Photo credit: Sardeo.com

SARTIGLIA IN ORISTANO 11/13 FEBRUARY 2018

The celebrations of the New Year have just ended and the next big events are already being prepared.

One of the most spectacular happenings in Sardinia during Carnival is the traditional and unique equestrian performance, la Sartiglia, which takes place in Oristano (North West of Sardinia) this year on 11 and 13 February.

The main figure of the ride is Su Componidori, a horseman dressed in a fascinating rite and becomes the king of the celebrations. The riders wear a large white embroidered cape with a camellia pinned on, a black top hat and a wooden mask with delicate almost androgynous lines, which give it a magical look.

The horsemen gallop through the narrow streets of the town centre and try to spear with their swords a silver star which is hung across their path. At the end of the ride the event continues with daring horseback acrobatics a thigh speed. But the most exciting and spectacular moment of the show is when younger ones ride in the same way taking everybody’s breath away.

If you are around Oristano at this time of the year, don’t miss this exceptional experience!

Photo: Angelo Porcheddu
Posted by Patricia at www.simplychillout.com

#sardinia #italy #event #sartiglia #oristiano #sardinien #italien #erreignis #fasnacht #carnival #tradition

6TH JANUARY – THE GOOD OLD WITCH COMES RIDING ON HER BROOM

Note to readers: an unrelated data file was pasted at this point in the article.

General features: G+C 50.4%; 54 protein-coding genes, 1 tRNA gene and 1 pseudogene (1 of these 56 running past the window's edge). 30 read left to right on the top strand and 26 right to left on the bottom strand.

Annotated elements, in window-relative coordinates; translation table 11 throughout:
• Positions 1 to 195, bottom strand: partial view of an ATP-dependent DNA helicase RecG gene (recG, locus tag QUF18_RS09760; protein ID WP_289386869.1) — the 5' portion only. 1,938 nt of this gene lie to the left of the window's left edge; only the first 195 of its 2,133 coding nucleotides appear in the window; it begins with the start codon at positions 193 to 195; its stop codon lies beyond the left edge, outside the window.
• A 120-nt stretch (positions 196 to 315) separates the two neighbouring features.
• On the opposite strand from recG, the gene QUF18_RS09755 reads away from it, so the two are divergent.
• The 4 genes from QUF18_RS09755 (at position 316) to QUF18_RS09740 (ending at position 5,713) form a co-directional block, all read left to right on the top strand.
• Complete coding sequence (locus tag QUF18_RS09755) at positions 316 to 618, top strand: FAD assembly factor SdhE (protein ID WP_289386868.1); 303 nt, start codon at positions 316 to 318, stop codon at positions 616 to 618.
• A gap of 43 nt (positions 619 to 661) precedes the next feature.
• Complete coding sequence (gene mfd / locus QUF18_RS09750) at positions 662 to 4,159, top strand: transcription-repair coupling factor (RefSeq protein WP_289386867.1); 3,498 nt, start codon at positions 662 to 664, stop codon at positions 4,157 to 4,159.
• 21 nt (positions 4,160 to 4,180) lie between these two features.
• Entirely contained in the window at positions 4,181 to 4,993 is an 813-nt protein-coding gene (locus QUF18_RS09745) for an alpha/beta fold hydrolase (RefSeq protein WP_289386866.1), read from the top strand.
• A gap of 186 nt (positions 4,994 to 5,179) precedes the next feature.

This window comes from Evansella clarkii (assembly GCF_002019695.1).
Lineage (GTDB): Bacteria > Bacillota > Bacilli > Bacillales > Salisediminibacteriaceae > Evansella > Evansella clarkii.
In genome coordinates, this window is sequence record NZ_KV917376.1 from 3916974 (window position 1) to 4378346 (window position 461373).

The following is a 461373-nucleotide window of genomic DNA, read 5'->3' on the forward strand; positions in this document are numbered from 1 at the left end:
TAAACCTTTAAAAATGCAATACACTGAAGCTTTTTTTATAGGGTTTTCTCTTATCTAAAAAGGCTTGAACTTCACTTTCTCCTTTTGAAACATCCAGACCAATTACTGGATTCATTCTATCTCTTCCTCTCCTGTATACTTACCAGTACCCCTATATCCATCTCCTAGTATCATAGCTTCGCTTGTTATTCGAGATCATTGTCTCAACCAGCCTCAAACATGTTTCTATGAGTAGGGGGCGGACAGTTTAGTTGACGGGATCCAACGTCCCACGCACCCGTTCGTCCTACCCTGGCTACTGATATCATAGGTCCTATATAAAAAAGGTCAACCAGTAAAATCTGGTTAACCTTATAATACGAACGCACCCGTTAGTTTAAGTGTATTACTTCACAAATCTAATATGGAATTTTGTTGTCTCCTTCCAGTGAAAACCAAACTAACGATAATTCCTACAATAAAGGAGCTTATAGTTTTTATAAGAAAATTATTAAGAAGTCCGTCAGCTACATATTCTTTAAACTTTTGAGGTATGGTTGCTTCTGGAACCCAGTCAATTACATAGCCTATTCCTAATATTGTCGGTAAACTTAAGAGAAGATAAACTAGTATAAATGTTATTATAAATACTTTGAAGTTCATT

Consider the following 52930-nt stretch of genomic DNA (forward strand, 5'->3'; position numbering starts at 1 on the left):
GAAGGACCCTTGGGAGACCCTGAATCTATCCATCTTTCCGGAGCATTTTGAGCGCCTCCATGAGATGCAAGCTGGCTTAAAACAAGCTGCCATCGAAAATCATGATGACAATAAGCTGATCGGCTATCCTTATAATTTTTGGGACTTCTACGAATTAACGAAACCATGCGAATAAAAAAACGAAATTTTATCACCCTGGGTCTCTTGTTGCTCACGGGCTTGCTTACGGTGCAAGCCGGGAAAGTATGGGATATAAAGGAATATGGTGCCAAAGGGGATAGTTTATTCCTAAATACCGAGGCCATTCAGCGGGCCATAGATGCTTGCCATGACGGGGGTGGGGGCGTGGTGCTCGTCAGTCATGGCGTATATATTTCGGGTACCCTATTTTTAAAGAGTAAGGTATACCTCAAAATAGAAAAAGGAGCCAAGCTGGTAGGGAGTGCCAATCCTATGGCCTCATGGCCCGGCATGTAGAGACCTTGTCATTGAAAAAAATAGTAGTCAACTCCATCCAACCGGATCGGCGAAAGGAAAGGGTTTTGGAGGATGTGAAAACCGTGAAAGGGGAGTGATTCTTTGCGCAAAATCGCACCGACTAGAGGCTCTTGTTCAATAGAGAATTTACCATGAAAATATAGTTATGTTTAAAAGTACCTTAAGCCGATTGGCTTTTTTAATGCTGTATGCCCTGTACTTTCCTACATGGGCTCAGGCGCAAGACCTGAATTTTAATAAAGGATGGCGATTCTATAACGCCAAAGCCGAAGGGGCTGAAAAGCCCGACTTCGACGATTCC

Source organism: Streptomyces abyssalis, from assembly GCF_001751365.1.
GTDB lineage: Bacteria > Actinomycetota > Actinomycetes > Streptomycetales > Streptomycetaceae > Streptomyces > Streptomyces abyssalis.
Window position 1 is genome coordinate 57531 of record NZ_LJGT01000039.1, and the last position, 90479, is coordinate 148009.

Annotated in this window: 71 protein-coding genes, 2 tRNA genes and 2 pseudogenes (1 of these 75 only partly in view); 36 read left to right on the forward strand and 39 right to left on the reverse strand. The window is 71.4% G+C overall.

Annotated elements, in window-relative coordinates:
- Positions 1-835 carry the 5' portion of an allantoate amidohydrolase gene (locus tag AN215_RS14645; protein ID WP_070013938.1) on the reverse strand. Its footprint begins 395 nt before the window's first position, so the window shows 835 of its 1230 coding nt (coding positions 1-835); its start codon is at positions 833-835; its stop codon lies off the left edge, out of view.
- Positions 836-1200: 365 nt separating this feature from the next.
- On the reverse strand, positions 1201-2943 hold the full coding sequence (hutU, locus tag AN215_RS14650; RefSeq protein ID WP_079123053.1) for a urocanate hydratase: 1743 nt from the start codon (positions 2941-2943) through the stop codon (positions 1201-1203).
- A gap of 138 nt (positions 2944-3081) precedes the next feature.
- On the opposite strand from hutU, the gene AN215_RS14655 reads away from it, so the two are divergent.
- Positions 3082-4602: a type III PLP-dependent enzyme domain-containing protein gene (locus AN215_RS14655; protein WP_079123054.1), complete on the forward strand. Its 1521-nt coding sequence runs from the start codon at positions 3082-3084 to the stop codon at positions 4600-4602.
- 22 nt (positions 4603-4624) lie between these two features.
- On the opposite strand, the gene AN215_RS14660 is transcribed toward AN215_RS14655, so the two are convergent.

Unlike in many other European countries on Epiphany, in Italy it is not the Three Wise Men who bring presents to the well-behaved children, but the Befana.

Although unclear whether the origins of the Befana are rooted in Celtic customs or based on the Bible, the benevolent old witch with magical powers is loved everywhere in Italy. In fact, several weeks preceding the Epiphany, Italian children are busy writing letters to the Befana telling her which presents they would like most to receive.

So hurry up – don’t forget to hang up your socks 🙂

Read about the Legend of La Befana: http://mymerrychristmas.com/legend-of-la-befana/

Posted by Patricia at www.simplychillout.com

#sardinia #italy #befana #epiphany #tradition

CREATIVE EASTER BREAD

In Sardinia it is tradition to prepare a very special and elaborated Easter bread, the forms of which are manifold: crown, chick, girl, lapwing, fish, small baskets with holes in the shape of a fruit or flower. Even their names are different: ‘coccoi cun s’ou’, ‘coccoi to pippia’, ‘coccoi de pasca’, ‘coccoi de ou’ and of course many others.

All of these breads are completed by embedding an egg (with the shell) in the dough and sometimes concealing it. This particular bread is considered a symbol of fertility and good luck.

Shared by Patricia at www.simplychillout.com

#sardinia #easter #tradition #bread #foodie #art

THE SARDINIAN VERSION OF HALLOWEEN

Although Halloween is becoming more and more popular in Italy, Sardinia has its own way of celebrating the souls, which is called “Is Animeddas” or “Panixeddas” in the south and “Su mortu mortu” in the central part of the island.

The Sardinian version of Halloween goes back to an ancient tradition which celebrates the goodness of the souls on All Saints day (1st November). Here too appears the theme of carved pumpkins and children dressed as ghosts who knock at the doors asking for gifts or else threatening with tricks.

Originally, homemade goodies such as pabassinas, su pani de saba, and especially a biscuit called ossu de mottu (dead’s bones) along with pomegranates, chestnuts and dried fruit were given to the kids. The tradition was to light an oil lamp to honor each deceased member of the family. Happy Halloween!

Photo: http://maestramanu-ifantastici20.blogspot.ch/

Shared by Patricia at www.simplychillout.com

#sardinia #tradition #culture #isanimeddas #halloween